This con­nec­tion between anti-Semitism and threats to demo­c­ra­tic life has a long and tragic his­tory. Unfor­tu­nately, it all too often takes ter­ri­ble events such as what recently occurred in Paris to wake peo­ple up to that real­ity. One can’t help but won­der, then, just how much the world has really learned from Niemoller’s reflection.

For­tu­nately, the Prime Min­is­ter of France, Manuel Valls, gets it more than most. In a recent inter­view with The Atlantic, Valls stated that “if 100,000 Jews leave, France will no longer be France. The French Repub­lic will be judged a failure.”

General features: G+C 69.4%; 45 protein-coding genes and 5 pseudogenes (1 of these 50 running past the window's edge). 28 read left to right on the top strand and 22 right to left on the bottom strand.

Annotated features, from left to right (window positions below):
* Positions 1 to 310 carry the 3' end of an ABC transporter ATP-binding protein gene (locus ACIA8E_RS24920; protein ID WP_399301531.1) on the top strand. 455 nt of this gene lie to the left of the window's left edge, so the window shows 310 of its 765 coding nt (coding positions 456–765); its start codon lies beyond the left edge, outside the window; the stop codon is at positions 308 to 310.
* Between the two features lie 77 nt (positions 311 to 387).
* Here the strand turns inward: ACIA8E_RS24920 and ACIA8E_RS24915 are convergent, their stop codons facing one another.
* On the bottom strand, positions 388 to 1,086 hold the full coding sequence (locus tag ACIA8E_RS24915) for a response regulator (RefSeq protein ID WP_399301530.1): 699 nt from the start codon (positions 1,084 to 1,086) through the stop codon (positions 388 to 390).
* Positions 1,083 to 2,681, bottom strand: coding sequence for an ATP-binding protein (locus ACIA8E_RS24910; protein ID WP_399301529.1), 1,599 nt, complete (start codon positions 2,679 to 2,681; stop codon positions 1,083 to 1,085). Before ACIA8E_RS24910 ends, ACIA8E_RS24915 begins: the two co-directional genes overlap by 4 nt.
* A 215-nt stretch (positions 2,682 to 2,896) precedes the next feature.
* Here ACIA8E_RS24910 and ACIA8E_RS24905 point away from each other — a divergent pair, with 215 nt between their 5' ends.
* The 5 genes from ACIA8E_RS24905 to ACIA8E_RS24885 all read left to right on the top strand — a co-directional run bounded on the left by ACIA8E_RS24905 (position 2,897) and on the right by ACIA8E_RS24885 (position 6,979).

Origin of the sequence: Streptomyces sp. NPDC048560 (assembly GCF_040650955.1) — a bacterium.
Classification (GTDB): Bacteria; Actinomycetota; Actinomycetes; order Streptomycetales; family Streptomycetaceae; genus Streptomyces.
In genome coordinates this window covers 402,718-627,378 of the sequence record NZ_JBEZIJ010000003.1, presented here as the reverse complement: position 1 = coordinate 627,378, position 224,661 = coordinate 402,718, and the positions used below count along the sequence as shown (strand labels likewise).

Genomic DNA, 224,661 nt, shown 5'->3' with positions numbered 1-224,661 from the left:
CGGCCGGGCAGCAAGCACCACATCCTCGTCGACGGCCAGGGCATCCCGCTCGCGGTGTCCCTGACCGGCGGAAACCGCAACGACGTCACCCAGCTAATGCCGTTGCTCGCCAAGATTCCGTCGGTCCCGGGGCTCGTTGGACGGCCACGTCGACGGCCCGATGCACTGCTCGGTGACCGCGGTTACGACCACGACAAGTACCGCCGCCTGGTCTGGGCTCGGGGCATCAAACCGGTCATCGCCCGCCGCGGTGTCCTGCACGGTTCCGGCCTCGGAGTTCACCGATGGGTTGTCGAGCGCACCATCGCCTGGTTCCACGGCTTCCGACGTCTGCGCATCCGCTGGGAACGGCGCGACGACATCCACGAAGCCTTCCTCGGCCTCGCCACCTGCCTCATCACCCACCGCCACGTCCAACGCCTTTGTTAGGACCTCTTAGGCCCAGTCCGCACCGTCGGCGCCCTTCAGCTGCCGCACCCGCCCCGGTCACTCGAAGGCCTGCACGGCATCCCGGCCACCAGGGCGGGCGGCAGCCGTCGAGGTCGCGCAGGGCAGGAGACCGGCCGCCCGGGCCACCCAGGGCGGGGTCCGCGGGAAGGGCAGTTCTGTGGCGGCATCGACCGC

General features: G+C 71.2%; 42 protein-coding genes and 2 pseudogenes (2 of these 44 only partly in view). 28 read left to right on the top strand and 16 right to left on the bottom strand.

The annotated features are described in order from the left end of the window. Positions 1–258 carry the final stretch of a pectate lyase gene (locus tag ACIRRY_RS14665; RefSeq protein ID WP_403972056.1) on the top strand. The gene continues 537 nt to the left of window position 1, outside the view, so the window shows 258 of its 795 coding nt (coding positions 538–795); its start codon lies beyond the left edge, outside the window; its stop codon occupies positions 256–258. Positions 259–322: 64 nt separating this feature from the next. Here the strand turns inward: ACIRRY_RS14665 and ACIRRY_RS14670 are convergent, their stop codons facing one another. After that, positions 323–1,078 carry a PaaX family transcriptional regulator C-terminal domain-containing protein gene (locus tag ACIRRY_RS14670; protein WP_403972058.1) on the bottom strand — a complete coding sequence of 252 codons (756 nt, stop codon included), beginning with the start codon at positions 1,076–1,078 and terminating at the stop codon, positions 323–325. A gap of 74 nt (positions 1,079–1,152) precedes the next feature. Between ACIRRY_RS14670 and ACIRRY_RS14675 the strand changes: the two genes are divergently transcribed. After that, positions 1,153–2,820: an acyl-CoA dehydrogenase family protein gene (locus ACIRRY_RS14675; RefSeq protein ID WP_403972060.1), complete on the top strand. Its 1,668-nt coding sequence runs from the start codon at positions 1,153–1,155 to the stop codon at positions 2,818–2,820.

In a dra­matic speech before the National Assem­bly, he went on to rein­force that truth:

“With­out its Jews France would not be France, this is the mes­sage we have to com­mu­ni­cate loud and clear. We haven’t done so. We haven’t shown enough out­rage. How can we accept that in cer­tain schools and col­leges the Holo­caust can’t be taught? How can we accept that when a child is asked ‘Who is your enemy,’ the response is ‘the Jew?’ When the Jews of France are attacked France is attacked, the con­science of human­ity is attacked. Let us never for­get it.”

Why the reluc­tance of many demo­c­ra­tic soci­eties, in Europe and beyond, to rec­og­nize that anti-Semitism is the canary in the coal mine, alert­ing them to the exis­ten­tial threat they face? Why does Prime Min­is­ter Valls seem more like an excep­tion than like the rule, espe­cially when he bluntly and truth­fully sources the present threat as com­ing mainly from “ter­ror­ism and rad­i­cal Islam,” as he told the French peo­ple just days after the attacks?